|Major Groups > Gilled Mushrooms > Dark-Spored > Inocybe > Inocybe unicolor|
by Michael Kuo
Inocybe unicolor is a small to medium-ish mushroom that features a scaly stem and a slightly fibrillose brown cap that usually becomes finely scaly as it matures. The gills are pale, dull yellow before they turn brown with maturity, whereupon the densely packed cheilocystidia cause the pale edges to contrast with the faces. The flesh in the very base of the stem is white—which helps to separate it from several similar species that have yellow flesh in the stem base. Under the microscope, Inocybe unicolor has smooth, bean-shaped spores and distinctive, long cheilocystidia.
Inocybe unicolor has often gone under the name of "Inocybe caesariata," but Inocybe expert Brandon Matheny (Matheny & Horman, 2013) tells us that Inocybe caesariata is a poorly known, strictly European species, and that North American mycologist Charles Peck gave the name Inocybe unicolor to our continent's similar species in 1898.
Ecology: Mycorrhizal; growing alone, scattered, or gregariously under oaks and other hardwoods, especially in grassy, urban areas; late spring through fall; possibly widely distributed in eastern North America. The illustrated and described collections are from Illinois.
Cap: 2–5 cm; at first convex, expanding to planoconvex or nearly flat; dry; fibrillose, becoming finely scaly; dull orangish brown.
Gills: Narrowly attached to the stem; close; short-gills frequent; very pale, dull yellow when young, becoming yellowish brown; edges by maturity becoming whitish and contrasting with the faces.
Stem: 3–5 cm long; 3–5 mm thick; more or less equal above a slightly tapered base; dry; fibrillose-scaly over the lower portion or nearly overall; brownish; basal mycelium white.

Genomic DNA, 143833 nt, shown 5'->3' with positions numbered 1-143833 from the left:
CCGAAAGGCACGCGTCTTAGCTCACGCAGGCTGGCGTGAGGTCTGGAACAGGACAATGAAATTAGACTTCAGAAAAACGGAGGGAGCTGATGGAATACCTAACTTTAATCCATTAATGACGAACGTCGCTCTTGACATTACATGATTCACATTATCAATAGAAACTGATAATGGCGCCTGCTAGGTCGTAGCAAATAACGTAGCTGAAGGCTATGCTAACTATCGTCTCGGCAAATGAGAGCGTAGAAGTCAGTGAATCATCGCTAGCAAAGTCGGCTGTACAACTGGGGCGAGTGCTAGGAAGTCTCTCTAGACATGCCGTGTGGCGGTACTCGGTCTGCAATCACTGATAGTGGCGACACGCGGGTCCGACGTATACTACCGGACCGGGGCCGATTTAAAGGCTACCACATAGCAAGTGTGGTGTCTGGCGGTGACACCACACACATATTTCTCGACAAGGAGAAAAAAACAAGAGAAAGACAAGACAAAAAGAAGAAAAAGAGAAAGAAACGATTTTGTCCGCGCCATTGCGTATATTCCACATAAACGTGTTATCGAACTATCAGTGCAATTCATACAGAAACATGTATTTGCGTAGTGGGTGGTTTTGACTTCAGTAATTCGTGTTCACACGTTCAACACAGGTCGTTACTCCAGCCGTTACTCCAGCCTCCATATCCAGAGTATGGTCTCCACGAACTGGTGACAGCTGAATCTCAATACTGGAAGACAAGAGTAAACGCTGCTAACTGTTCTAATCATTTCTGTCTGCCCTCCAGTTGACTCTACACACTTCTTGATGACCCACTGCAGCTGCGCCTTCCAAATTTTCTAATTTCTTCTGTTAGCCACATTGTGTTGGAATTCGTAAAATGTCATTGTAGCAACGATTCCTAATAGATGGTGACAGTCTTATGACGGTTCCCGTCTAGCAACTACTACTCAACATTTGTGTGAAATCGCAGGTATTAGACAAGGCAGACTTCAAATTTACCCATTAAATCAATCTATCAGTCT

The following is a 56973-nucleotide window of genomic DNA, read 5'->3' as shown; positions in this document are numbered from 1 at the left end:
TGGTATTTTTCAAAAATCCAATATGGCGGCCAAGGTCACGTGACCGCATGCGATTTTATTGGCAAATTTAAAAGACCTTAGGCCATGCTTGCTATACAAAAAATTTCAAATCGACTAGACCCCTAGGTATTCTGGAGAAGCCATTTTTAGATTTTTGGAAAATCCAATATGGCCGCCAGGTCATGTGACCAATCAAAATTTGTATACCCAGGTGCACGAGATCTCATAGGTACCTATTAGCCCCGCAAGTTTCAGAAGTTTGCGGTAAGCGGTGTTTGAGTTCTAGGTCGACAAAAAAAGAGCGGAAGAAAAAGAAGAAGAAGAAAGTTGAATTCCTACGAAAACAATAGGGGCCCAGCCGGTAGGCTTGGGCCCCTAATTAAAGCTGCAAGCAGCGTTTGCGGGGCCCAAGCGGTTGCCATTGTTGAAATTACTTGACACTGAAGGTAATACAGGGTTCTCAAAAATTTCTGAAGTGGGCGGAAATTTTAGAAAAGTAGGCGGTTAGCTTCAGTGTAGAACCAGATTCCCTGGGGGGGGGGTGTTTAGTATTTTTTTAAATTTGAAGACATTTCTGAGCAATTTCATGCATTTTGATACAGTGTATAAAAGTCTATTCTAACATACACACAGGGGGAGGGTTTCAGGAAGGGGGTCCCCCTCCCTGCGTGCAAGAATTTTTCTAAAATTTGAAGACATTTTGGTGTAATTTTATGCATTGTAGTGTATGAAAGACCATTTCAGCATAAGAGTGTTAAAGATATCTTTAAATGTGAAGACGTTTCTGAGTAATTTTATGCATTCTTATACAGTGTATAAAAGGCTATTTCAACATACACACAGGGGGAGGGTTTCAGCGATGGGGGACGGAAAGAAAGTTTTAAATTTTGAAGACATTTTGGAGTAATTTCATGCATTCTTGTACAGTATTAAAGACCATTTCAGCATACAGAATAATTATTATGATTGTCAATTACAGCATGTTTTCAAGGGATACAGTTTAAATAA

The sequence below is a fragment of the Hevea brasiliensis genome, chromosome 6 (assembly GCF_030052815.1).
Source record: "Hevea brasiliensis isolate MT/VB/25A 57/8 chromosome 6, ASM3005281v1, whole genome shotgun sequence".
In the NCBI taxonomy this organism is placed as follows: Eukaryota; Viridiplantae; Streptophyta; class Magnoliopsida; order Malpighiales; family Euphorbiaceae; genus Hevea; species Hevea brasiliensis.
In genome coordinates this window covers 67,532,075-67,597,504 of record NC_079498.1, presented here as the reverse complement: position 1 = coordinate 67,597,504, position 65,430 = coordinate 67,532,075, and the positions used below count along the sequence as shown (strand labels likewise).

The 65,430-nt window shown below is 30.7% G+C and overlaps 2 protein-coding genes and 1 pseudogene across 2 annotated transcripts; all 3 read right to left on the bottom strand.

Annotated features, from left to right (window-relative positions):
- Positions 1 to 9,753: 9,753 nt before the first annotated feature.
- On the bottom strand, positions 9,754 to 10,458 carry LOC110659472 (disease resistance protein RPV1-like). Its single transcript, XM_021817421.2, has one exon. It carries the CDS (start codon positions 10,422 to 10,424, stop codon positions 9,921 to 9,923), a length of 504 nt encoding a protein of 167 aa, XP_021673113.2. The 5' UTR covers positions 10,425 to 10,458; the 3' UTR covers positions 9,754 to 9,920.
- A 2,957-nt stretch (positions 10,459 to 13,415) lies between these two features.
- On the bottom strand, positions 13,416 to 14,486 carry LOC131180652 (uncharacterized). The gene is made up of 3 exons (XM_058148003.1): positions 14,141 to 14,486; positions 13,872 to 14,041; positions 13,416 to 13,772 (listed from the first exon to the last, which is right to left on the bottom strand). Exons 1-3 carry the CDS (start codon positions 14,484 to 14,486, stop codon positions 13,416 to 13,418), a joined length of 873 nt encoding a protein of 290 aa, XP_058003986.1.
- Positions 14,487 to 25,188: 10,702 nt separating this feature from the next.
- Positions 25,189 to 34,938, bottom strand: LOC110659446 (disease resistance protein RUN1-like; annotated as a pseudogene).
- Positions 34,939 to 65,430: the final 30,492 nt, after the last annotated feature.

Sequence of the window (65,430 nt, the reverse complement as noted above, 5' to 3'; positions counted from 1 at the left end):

Flesh: Whitish; unchanging when sliced.
Odor: Weakly to strongly foul and reminiscent of coal tar.
Chemical Reactions: KOH gray on cap surface.
Spore Print: Medium brown.
Microscopic Features: Spores 8–11.5 x 4–6 µm; ellipsoid or bean-shaped; smooth; walls 0.5–1 µm thick; yellowish to brownish golden in KOH; walls brownish in Melzer's reagent. Basidia 4-sterigmate; becoming yellowish to golden and collapsing after sporulation. Cheilocystidia 40–75 x 2.5–12 µm; cylindric and flexuous with rounded, subclavate, or subcapitate apices; occasionally slightly ventricose; occasionally septate and clamped at septa; thin-walled; smooth; hyaline in KOH. Pleurocystidia not found. Pileipellis a collapsing trichoderm; elements brown-walled in KOH, smooth, 2.5–7.5 µm wide, clamped.
REFERENCES: Peck, 1898. (Saccardo, 1899; Kauffman, 1924 [caesariata]; Phillips, 1991/2005 [caesariata]; Lincoff, 1992 [caesariata]; Matheny & Horman, 2013; Matheny, 2017.) Herb. Kuo 06231101, 08281401, 06181501.
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Cite this page as:
Kuo, M. (2017, December). Inocybe unicolor. Retrieved from the MushroomExpert.Com Web site: http://www.mushroomexpert.com/inocybe_unicolor.html